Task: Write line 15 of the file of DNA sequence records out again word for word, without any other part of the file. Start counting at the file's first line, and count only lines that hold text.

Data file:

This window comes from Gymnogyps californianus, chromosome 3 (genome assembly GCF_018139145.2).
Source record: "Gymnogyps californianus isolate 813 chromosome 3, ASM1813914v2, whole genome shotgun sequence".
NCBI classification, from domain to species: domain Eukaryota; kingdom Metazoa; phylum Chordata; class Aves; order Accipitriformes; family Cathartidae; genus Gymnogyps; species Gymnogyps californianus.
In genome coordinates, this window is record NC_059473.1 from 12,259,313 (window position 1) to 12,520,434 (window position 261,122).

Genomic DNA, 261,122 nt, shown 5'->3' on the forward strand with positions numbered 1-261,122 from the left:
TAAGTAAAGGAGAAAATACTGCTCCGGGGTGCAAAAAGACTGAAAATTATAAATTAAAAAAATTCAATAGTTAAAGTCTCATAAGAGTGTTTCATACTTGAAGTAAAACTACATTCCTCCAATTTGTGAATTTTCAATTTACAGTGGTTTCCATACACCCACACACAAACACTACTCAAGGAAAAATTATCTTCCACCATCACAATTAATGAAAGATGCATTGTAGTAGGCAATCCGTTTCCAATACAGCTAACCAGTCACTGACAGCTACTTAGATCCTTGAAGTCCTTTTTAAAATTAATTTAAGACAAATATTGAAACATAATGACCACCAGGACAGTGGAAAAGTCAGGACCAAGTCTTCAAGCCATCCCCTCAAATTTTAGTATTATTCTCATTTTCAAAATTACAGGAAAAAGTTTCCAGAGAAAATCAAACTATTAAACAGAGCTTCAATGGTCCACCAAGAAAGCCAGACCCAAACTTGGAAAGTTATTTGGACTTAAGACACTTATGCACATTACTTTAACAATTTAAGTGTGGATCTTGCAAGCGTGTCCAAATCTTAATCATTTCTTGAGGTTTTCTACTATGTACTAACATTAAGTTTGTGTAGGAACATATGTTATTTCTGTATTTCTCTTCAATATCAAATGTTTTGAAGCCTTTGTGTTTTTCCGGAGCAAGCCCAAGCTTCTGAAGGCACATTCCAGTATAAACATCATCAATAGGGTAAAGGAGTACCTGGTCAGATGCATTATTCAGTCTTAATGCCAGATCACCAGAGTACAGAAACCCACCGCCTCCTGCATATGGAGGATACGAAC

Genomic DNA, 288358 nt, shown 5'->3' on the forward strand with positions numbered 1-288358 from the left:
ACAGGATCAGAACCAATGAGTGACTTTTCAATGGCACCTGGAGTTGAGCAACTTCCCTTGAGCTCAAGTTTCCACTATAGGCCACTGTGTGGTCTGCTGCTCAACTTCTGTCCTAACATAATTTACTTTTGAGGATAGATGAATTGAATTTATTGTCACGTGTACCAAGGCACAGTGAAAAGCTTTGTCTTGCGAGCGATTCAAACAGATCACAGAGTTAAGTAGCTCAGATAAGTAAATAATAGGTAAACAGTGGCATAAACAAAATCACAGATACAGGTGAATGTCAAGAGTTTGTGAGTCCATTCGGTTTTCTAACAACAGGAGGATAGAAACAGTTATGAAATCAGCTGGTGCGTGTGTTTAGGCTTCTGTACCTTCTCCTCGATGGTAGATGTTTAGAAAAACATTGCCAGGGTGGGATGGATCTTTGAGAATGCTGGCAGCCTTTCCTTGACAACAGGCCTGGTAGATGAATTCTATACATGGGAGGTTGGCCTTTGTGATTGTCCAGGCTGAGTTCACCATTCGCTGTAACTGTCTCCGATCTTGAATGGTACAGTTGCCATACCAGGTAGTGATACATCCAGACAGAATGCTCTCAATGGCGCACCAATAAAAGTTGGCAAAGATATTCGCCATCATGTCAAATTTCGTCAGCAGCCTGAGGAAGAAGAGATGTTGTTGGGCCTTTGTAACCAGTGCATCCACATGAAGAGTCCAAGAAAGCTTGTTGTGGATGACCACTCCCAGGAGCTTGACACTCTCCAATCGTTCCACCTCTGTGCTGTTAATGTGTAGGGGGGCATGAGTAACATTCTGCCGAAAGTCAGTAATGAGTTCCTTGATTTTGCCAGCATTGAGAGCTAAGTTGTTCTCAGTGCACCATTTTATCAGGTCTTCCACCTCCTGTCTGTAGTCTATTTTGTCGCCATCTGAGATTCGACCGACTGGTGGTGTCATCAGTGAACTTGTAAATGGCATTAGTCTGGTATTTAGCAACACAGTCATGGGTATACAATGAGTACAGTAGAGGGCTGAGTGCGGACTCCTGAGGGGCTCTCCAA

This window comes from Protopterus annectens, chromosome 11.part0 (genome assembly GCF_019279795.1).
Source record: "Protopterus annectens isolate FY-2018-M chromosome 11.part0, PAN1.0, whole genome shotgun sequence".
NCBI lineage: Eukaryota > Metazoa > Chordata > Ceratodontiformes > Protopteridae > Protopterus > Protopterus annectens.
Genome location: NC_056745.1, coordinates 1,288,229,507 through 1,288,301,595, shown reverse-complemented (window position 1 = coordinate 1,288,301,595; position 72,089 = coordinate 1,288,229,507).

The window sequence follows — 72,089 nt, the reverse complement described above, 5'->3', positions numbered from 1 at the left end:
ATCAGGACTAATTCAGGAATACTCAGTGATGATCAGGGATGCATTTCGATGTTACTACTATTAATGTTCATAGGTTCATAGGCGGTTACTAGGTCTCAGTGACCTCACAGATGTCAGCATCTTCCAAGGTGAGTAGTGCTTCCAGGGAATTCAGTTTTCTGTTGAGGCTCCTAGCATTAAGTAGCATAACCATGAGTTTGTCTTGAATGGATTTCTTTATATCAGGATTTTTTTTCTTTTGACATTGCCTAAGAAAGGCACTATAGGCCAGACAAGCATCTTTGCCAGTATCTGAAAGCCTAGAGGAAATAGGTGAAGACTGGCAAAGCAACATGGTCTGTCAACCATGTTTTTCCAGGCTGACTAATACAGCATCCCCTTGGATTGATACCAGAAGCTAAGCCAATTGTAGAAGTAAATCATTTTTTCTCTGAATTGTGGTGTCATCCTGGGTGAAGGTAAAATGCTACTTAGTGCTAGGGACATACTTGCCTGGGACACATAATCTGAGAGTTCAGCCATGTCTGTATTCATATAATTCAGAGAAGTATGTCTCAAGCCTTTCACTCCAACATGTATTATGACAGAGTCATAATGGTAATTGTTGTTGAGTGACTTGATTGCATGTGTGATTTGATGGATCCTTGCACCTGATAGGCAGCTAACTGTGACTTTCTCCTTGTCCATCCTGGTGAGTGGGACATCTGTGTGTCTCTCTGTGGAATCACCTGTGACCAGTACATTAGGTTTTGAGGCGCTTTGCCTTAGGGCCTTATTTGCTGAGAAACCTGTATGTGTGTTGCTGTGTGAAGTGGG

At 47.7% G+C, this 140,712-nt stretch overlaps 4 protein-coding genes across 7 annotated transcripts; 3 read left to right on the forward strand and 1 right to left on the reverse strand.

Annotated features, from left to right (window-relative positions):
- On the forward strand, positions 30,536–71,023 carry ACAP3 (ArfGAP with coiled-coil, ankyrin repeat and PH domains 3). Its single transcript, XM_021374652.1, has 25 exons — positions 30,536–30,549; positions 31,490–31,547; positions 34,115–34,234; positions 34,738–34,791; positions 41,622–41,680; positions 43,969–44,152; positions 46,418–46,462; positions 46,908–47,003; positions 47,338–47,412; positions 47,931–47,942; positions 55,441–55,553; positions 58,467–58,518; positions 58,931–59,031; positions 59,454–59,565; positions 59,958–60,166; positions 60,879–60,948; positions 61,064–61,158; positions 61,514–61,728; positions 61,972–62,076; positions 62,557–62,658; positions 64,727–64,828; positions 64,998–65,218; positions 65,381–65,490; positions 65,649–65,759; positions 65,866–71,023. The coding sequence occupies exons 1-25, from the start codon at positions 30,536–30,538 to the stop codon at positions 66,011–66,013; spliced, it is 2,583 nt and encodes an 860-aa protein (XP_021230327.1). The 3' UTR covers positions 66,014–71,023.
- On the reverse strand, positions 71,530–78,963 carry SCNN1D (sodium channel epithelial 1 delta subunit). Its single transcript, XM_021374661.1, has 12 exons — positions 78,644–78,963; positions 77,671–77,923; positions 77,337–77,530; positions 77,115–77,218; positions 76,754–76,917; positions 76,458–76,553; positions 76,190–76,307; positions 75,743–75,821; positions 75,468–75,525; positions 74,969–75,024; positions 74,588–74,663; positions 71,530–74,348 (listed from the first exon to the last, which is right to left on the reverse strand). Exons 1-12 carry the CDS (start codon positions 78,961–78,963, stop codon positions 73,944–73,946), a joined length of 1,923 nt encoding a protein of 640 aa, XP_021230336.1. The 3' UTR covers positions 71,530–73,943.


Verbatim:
At 47.7% G+C, this 140,712-nt stretch overlaps 4 protein-coding genes across 7 annotated transcripts; 3 read left to right on the forward strand and 1 right to left on the reverse strand.